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TematicheCina e Indo-PacificoChina, Afghanistan and the Taliban: A New Deal in...

China, Afghanistan and the Taliban: A New Deal in the offing?


There are two good reasons why an Afghan government headed by the Taliban and close to China is also in the interest of Pakistan. Firstly, there is a financial reason, whereby Pakistan as a bankrupt country is in no position to bankroll an Afghanistan ran by the Taliban regime. Secondly, Islamabad wants to keep Afghanistan at arm’s length to ensure that the international community does not impose sanctions on itself for helping a terrorist organization, which has dramatically gained power. There is no doubt that China has the political and financial clout to invest in Afghanistan, but it would be wary of diving into a political and security mess that the international community has had long experience of.

China is aware of the unsuccessful experiences of both the US and Russia in Afghanistan. However, as a nation in search of resources, including minerals and oil, China would be keen to work to explore and extract the estimated US$ 1 trillion worth of rare earths from Afghanistan. On its part the Taliban has made all the right overtures towards China. In July 2021, its spokesperson Suhail Shaheen said the Taliban saw China as a “friend” and hoped to talk to Beijing about investing in reconstruction work “as soon as possible”. Suhail said the Taliban would guarantee the safety of Chinese investors and workers if they were to return. “We welcome them. If they have investments of course we ensure their safety, which is very important for us,” he stated in an interview. He also said the Taliban would no longer allow China’s Uyghur separatist fighters, some of whom had previously sought refuge in Afghanistan, to enter the country. 

While technically Shaheen made all the right noises towards China, it is worth recalling that ETIM fighters, a group affiliated with al-Qaeda that is trying to establish a Uygur state in China-s muslim region Xinjiang, are already present in the northern Badakhshan province at the express invitation of the Taliban. China began its latest gambit in Afghanistan when State Councillor Wang Yi met Taliban co-founder Mullah Abdul Ghani Baradar in Tianjin on July 28th and described the Taliban as a “pivotal military and political force”. China’s statements in the aftermath of the fall of Kabul, that it “respects the choice of Afghans”, show that Bejing is interested in keeping up ties with the Taliban. However, the purpose of this enterprise is a guarded secret, for the Chinese know very well the folly of getting too deeply involved.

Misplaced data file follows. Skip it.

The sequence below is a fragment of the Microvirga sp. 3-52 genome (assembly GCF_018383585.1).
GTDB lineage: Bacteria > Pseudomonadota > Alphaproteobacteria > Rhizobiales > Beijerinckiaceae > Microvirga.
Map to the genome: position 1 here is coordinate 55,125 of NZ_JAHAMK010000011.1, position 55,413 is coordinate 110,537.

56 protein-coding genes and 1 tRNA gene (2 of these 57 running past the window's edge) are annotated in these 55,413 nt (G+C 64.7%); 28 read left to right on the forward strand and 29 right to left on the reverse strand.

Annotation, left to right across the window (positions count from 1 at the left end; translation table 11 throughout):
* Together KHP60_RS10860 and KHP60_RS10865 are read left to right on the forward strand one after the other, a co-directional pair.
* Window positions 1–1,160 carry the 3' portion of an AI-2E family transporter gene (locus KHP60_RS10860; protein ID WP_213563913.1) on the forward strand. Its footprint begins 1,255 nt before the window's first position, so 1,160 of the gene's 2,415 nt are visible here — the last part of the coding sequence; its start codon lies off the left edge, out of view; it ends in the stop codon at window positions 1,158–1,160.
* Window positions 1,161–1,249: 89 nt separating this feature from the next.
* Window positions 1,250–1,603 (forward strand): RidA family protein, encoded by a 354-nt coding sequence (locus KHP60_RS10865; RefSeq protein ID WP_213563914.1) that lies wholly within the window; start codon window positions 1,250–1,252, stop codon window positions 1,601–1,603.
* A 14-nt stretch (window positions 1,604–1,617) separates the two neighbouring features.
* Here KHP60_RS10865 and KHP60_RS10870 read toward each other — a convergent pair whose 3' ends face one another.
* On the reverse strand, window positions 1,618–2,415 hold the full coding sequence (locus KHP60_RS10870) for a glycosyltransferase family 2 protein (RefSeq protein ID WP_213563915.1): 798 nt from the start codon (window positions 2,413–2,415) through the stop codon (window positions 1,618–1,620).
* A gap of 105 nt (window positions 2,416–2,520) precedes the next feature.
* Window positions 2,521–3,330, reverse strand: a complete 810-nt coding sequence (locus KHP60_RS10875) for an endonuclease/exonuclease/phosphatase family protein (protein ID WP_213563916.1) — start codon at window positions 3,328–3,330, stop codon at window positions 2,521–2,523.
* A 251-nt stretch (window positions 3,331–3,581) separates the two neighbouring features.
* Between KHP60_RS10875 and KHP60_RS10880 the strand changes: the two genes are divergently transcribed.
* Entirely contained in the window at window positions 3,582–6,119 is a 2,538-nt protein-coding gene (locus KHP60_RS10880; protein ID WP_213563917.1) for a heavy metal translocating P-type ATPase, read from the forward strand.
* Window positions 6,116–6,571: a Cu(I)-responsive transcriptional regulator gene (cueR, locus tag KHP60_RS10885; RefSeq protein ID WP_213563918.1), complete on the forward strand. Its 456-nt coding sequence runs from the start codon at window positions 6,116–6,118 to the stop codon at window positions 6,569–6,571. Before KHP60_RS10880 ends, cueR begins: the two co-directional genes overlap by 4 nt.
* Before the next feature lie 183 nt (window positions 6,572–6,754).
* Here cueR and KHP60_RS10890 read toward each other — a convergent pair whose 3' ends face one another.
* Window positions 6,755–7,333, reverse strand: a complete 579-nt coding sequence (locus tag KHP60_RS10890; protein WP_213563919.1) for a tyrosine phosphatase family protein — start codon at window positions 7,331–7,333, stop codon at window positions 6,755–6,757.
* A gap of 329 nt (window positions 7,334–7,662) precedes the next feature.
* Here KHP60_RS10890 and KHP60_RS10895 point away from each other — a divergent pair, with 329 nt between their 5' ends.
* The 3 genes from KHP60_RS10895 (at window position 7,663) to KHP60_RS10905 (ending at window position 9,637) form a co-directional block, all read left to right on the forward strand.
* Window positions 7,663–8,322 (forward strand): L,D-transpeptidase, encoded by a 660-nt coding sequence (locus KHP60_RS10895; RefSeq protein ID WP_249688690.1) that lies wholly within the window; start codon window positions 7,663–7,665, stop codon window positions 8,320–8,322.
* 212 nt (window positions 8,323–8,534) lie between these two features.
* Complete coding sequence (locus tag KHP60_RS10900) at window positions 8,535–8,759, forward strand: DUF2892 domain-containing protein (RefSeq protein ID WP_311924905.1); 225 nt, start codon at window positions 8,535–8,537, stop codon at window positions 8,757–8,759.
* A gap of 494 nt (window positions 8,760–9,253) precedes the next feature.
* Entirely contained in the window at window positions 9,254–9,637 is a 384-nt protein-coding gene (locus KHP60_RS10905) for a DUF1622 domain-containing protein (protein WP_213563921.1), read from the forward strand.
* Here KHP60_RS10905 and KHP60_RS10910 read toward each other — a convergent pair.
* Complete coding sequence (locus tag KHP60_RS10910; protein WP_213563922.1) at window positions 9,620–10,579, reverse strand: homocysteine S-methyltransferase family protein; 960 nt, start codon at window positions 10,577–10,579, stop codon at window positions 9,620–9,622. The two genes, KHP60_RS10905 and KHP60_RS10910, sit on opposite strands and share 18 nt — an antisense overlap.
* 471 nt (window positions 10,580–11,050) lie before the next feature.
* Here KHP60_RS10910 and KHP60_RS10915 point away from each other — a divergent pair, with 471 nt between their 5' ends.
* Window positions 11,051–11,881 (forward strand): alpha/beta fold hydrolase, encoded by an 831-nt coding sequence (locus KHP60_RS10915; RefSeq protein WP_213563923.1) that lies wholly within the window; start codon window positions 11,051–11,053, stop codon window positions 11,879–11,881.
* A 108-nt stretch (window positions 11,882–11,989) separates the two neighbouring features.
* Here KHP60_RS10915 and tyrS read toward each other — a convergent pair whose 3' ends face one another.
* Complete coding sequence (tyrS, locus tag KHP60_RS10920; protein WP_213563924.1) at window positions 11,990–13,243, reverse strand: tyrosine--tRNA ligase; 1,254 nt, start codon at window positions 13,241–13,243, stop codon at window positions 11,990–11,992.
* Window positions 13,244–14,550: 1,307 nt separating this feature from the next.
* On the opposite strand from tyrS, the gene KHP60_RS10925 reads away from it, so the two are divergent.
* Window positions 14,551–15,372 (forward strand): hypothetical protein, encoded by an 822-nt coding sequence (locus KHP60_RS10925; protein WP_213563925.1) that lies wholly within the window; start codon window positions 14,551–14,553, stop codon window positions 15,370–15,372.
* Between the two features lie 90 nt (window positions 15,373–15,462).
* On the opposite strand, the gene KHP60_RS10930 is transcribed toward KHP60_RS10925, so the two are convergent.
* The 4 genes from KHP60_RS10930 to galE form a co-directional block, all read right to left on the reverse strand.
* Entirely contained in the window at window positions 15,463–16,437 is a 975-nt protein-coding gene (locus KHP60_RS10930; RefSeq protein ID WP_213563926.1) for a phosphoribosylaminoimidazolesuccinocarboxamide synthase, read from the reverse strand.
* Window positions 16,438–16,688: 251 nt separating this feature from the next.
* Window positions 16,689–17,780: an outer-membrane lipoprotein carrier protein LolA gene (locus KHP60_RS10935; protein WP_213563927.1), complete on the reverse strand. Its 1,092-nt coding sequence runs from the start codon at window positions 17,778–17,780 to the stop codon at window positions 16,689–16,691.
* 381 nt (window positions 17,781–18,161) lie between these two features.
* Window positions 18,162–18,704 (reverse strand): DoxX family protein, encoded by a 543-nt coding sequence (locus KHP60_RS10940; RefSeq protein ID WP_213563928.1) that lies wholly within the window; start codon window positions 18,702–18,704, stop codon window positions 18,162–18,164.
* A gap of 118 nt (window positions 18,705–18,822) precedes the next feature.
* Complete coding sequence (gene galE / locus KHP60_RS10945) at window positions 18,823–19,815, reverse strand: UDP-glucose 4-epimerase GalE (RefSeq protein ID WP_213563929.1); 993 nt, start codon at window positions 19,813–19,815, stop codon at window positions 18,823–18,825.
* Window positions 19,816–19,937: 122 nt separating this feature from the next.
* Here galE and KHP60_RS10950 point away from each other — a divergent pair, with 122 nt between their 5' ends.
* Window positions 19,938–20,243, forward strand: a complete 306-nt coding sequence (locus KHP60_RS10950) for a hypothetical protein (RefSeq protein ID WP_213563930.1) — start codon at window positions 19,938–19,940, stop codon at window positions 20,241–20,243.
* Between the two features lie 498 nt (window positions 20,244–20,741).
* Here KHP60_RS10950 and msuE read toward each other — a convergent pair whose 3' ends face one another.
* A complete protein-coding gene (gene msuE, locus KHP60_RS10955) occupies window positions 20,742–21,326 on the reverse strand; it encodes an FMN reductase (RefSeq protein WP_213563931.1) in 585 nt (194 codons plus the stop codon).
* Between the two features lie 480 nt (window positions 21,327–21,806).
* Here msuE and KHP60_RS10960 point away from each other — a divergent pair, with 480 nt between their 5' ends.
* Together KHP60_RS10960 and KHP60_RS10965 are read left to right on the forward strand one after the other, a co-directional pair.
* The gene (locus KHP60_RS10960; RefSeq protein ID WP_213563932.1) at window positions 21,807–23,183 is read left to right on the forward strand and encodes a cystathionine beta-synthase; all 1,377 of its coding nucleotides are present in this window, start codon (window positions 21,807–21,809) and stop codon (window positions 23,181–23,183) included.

Their experience of investing in the Aynak Copper Mine tells them to be patient. While there are opportunities for China to invest in Afghanistan, there are also concerns. The fear of Islamic terrorism, the refugee problem and the increased threat of narcotics smuggling across borders are issues that China as well as Central Asian Republics share. However, sensing that there is an opportunity in Afghanistan, China, much like Russia and Iran, has kept operational its embassy in Kabul. Despite the current focus on security, China has calculated that staying could let it play a role in the reconstruction of Afghanistan.